Cambridge student burns £20 note in front of homeless man, expelled from Tory society
Law student Ronald Coyne, thought to be a distant relative of Scottish First Minister Nicola Sturgeon, was caught on camera dressed in white tie and tails drunkenly trying to set fire to the money, worth almost US$25.
Coyne’s actions were condemned by his own mother. The first-year student has been expelled from the Cambridge University Conservative Association (CUCA), for which he served as communications officer.
However, George Clarke, founder of a local homelessness charity, Embrace Cambridge, said Coyne is not the first university student to act cruelly towards rough sleepers.
The student was caught on film https://t.co/64gGm5SJIo— The Tab Cambridge (@tabcambridge) February 9, 2017
“There is a disturbing precedent for intoxicated Cambridge students to abuse rough sleepers in the city, but as well as calling out this disgraceful behavior wherever we find it, we can and should remember that there is a real heart for charity at this university too,” Clarke told student news website the Tab.
Clarke stressed such incidents are very rare.
Burning money in front of homeless people is claimed to be part of the initiation ceremony for the secretive Bullingdon Club, an elite Oxford University society which boasts former Prime Minister David Cameron and Foreign Secretary Boris Johnson among its alumni.
The footage was published by the Tab after it was uploaded on social media last week.
According to Cambridge student newspaper Varsity, the video was filmed after Coyne had been to a formal dinner at Pembroke College.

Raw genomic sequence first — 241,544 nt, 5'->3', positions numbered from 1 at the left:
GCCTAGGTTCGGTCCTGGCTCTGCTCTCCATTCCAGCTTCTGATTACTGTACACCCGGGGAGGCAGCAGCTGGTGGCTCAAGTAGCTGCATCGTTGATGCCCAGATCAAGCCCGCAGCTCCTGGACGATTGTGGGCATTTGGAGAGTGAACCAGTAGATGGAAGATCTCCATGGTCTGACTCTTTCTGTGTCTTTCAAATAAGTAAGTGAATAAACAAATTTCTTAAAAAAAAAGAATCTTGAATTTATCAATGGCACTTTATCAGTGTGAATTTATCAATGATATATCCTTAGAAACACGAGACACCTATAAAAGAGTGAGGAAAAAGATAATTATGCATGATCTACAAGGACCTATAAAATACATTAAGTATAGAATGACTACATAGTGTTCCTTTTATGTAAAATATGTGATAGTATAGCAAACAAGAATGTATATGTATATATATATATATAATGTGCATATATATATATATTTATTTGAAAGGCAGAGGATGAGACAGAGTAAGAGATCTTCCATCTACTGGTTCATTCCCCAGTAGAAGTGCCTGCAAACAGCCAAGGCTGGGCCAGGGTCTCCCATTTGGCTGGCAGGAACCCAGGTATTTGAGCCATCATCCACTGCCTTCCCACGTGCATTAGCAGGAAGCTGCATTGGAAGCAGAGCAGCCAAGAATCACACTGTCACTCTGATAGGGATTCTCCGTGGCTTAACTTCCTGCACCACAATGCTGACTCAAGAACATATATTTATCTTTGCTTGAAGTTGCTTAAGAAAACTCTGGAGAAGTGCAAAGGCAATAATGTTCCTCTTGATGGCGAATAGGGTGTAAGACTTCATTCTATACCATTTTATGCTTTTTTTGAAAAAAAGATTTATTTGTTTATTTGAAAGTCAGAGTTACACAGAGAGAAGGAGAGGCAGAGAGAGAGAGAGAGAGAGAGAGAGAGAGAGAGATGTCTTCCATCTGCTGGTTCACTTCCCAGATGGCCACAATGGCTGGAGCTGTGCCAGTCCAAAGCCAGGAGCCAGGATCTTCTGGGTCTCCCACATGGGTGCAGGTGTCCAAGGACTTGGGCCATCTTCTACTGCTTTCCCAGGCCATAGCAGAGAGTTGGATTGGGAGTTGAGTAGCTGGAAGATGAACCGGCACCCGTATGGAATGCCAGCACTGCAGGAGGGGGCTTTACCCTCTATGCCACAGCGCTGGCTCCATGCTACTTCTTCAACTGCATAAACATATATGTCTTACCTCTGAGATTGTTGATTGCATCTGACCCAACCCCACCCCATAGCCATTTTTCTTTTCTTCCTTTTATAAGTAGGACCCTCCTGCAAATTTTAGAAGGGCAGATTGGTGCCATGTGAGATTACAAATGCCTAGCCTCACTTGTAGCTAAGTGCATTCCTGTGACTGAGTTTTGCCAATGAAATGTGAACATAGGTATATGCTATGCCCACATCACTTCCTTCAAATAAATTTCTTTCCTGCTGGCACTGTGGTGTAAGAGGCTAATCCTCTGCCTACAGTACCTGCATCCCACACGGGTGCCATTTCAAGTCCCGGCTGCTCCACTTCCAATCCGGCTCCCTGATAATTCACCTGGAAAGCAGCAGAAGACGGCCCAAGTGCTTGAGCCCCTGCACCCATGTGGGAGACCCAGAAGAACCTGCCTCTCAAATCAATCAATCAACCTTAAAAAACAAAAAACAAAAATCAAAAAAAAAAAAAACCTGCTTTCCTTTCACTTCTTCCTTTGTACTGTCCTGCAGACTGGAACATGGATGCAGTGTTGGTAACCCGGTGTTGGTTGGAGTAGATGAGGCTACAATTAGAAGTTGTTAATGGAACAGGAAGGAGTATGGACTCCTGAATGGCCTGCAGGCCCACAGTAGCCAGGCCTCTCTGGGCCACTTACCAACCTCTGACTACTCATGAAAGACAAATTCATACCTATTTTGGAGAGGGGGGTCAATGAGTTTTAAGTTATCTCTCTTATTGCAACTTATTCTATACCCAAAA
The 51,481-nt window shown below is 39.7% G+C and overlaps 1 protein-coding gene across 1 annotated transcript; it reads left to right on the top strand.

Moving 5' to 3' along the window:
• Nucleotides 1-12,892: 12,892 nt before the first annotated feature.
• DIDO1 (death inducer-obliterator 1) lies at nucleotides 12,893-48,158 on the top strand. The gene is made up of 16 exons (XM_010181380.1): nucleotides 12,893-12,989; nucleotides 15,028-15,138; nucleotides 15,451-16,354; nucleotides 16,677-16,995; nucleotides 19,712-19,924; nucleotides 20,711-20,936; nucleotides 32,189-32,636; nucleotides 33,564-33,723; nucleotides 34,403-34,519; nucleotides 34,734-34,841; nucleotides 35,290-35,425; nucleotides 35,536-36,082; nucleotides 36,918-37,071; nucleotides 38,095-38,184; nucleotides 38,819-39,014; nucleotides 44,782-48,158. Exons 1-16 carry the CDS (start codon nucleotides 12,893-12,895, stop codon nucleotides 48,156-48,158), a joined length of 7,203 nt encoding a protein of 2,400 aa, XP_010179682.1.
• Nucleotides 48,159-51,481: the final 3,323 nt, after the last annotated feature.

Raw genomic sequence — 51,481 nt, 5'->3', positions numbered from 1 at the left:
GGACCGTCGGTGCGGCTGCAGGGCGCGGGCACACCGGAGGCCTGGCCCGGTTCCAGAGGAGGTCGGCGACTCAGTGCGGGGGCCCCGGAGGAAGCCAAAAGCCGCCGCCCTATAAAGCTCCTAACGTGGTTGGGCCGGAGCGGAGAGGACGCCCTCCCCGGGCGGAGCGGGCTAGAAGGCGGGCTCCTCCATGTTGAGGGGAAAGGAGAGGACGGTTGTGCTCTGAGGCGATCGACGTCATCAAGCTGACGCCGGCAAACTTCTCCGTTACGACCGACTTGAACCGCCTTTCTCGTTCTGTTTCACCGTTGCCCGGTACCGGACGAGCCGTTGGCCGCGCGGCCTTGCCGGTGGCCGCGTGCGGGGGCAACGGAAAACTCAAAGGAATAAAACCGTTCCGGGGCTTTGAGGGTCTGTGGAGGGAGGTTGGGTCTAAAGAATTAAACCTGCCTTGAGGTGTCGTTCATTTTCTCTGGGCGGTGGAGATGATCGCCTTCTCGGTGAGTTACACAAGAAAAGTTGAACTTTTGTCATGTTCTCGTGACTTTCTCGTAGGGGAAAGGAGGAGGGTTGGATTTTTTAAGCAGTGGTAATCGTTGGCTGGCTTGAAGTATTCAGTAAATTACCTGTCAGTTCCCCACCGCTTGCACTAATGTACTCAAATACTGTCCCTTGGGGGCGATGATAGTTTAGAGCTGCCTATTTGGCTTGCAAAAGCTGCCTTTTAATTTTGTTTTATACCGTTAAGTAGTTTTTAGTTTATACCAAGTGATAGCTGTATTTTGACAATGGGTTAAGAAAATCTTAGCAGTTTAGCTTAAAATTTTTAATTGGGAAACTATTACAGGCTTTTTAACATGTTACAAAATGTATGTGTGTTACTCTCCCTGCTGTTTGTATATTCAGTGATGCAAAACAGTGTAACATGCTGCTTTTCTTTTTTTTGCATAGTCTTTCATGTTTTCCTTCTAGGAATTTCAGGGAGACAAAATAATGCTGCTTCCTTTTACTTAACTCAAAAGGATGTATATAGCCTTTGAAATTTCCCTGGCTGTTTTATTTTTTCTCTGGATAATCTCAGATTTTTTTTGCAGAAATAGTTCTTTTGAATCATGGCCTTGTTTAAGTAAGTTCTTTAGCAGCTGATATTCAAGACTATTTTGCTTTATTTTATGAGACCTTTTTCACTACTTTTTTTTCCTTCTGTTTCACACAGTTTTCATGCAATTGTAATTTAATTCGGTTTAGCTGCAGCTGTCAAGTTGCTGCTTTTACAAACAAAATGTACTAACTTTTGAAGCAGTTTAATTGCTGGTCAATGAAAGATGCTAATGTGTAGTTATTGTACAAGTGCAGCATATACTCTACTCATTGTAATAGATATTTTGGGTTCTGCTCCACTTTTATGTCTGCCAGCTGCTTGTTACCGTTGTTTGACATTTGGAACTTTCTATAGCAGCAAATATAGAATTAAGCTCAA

A spokesman for the CUCA denied Coyne had been to an event held by the group and condemned his “private behavior.”
“There is no room for people who behave like that in our association, any other university association, or frankly our university. This disgusting and abhorrent behavior occurred completely independently of CUCA. We determined the appropriate response to be to permanently revoke his membership and bar him from all future events.”
Even Coyne’s mother expressed indignation at her son’s actions.
“I don’t really know why he’s done something so thoughtless and cruel. He did two years of volunteering at Stockbridge shelter homeless shop in Edinburgh when he was still at school. It’s very surprising. We’re just a normal family. We’re not toffs, he’s not a toff.”
A spokesman for Cambridge University told the Times that, “The university is committed to respecting the rights and dignity of all members of our community. We expect our students to treat others with respect, courtesy and consideration at all times, and the university takes allegations of unacceptable behavior very seriously. We do not comment on individual cases.”